Felis ISSN 2398-2950

Thyroid: T4 assay

Synonym(s): Thyroid hormone, total thyroxine, tT4, Thyroxine assay

Contributor(s): Carmel Mooney, Mark Peterson, Roger Powell

Overview

  • Thyroxine (total thyroxine/tT4/T4) is the main secretory product of thyroid gland, as both free and protein bound forms.
  • Over 99.9% of thyroxine is reversibly bound to carrier proteins.
  • The minimal free unbound fraction (free T4/fT4/fT4eq/fT4d) is metabolically active and also converted to tri-iodothyronine (T3) for cellular effects.
  • Diagnostic assays for thyroxine measure both protein-bound (inactive) and free forms.
  • Free T4 assays are designed to measure only the free unbound component but have varied accuracy.

Sampling

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Tests

Methodologies

  • Requires validated assays.
  • Varied Fluorescent and Enzymatic ImmunoAssays (EIAs) Enzyme linked immunosorbent assay (ELISA) or RadioImmunological Assays (IRMA / RIAs).
  • Laboratory testing should ideally use external quality assurance schemes to validate performance (eg VEEEQAS / ESVE).

Availability

  • In house and most commercial laboratories (EIAs), few reference laboratories (RIAs).

Validity

  • Varies with study, test methodology and reference method used, historically often relative to dynamic testing and/or thyroid gland histopathology.

Sensitivity

  • 95% (on average).

Specificity

  • 88% (on average).

Technique (intrinsic) limitations

  • Spectrophotometric in-house analyzers are often more prone to hemolytic and lipemic interference-artifact.

Technician (extrinsic) limitations

  • Minimal if test set up and QC material performed well.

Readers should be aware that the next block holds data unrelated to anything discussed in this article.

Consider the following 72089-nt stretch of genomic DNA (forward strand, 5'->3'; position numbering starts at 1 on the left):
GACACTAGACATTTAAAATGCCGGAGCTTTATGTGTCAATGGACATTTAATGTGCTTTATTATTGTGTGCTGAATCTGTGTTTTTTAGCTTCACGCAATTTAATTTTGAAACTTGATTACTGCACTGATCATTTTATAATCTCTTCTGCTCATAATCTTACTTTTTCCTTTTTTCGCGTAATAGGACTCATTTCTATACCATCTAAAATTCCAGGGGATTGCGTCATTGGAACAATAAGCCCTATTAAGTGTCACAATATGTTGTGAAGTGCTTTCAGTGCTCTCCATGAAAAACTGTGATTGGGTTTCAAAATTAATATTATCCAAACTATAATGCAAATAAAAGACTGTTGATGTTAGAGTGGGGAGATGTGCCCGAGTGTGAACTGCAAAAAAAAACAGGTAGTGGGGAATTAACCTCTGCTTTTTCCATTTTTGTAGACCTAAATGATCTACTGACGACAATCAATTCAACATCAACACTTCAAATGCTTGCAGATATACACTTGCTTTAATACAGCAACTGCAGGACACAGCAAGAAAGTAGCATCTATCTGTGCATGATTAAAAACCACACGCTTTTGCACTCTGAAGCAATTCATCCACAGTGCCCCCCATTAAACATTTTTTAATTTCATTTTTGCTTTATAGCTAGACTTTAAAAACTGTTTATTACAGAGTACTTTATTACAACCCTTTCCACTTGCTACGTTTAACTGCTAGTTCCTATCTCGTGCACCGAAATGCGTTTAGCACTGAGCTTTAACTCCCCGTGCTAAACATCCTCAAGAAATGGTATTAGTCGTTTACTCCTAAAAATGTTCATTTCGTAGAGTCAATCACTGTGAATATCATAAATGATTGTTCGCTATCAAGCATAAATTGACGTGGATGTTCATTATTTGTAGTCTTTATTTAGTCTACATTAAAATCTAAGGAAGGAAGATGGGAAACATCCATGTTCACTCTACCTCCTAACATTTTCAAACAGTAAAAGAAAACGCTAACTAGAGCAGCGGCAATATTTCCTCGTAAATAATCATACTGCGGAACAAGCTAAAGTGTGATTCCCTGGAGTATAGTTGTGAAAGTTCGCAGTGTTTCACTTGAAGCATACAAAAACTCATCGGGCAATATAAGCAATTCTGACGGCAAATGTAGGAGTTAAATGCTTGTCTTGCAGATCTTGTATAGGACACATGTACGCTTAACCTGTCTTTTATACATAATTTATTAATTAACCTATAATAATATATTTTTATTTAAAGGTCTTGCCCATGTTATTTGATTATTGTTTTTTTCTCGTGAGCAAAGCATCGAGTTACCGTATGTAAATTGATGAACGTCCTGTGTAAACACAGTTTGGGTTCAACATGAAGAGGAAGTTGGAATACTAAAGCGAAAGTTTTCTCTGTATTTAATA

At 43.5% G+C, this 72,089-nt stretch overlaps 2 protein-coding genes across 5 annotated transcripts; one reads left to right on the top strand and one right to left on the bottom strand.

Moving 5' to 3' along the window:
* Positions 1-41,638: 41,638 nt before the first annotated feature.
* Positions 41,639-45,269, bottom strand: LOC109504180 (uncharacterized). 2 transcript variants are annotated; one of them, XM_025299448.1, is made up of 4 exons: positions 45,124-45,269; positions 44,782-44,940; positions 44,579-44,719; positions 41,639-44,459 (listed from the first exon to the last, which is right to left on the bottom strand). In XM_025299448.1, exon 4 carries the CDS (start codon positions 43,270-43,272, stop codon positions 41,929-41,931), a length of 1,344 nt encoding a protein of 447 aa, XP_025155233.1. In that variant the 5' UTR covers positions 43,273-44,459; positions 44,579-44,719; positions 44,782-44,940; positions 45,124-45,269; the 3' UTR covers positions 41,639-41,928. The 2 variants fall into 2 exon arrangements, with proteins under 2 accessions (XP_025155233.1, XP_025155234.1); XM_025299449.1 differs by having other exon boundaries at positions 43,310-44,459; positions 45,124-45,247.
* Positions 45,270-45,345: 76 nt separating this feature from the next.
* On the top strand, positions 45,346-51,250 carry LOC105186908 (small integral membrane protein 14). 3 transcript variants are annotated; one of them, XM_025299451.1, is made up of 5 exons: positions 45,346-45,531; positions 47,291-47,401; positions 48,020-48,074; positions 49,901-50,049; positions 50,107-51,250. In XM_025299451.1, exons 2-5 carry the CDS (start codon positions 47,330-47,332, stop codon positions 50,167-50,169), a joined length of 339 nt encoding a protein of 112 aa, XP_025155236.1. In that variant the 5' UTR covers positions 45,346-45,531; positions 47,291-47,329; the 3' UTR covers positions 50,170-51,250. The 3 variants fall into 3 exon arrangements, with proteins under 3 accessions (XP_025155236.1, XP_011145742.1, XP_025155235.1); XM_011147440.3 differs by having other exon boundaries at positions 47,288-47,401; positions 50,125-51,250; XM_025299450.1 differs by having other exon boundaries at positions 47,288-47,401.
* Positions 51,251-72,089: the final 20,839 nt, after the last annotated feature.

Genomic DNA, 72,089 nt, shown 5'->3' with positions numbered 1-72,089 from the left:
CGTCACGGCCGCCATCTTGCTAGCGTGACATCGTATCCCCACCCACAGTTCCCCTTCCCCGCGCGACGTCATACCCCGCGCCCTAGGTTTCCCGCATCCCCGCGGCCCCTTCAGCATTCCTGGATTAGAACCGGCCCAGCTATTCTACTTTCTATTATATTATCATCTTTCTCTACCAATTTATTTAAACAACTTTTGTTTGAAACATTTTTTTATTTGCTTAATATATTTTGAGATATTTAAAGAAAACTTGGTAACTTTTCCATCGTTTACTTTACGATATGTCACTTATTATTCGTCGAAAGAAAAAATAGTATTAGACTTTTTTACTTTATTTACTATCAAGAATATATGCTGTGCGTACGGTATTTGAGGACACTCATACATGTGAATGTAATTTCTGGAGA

Result Data

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Further Reading

Publications

Refereed papers

  • Recent references from VetMedResource and PubMed.
  • Peterson M E et al (2015) Evaluation of Serum Thyroid‐Stimulating Hormone Concentration as a Diagnostic Test for Hyperthyroidism in Cats. JVIM 5, 1327-1334 PubMed.
  • Mooney C T, Little C J L & Macrea A W (1996) Effect of illness not associated with the thyroid gland on serum total and free thyroxine concentrations in cats. JAVMA 208, 2004-2008.
  • Peterson M E & Gamble D A (1990) Effect of non-thyroidal illness on serum thyroxine concentrations in cats - 494 cases. JAVMA 197, 1203-1211.
  • McLoughlin M A, DiBartola S P, Birchard S J & Day D G (1993) Influence of systemic non-thyroidal illness on serum concentration of thyroxine in hyperthyroid cats. JAAHA 29, 227-234.
  • Thoday K L & Mooney C T (1992) Historical, clinical and laboratory features of 126 hyperthyroid cats. Vet Rec 131, 257-264.

Other sources of information

  • Peterson M E (2000) Hyperthyroidism. In: Ettinger S J, Feldman E C (eds): Textbook of Veterinary Internal Medicine; diseases of the Dog and Cat. 5th edn. Philadelphia, W B Saunders Co., pp 1400-1419.
  • Feldman and Nelson's (2015) Canine and Feline Endocrinology and Reproduction. 4th edn, Elsevier Science, USA.


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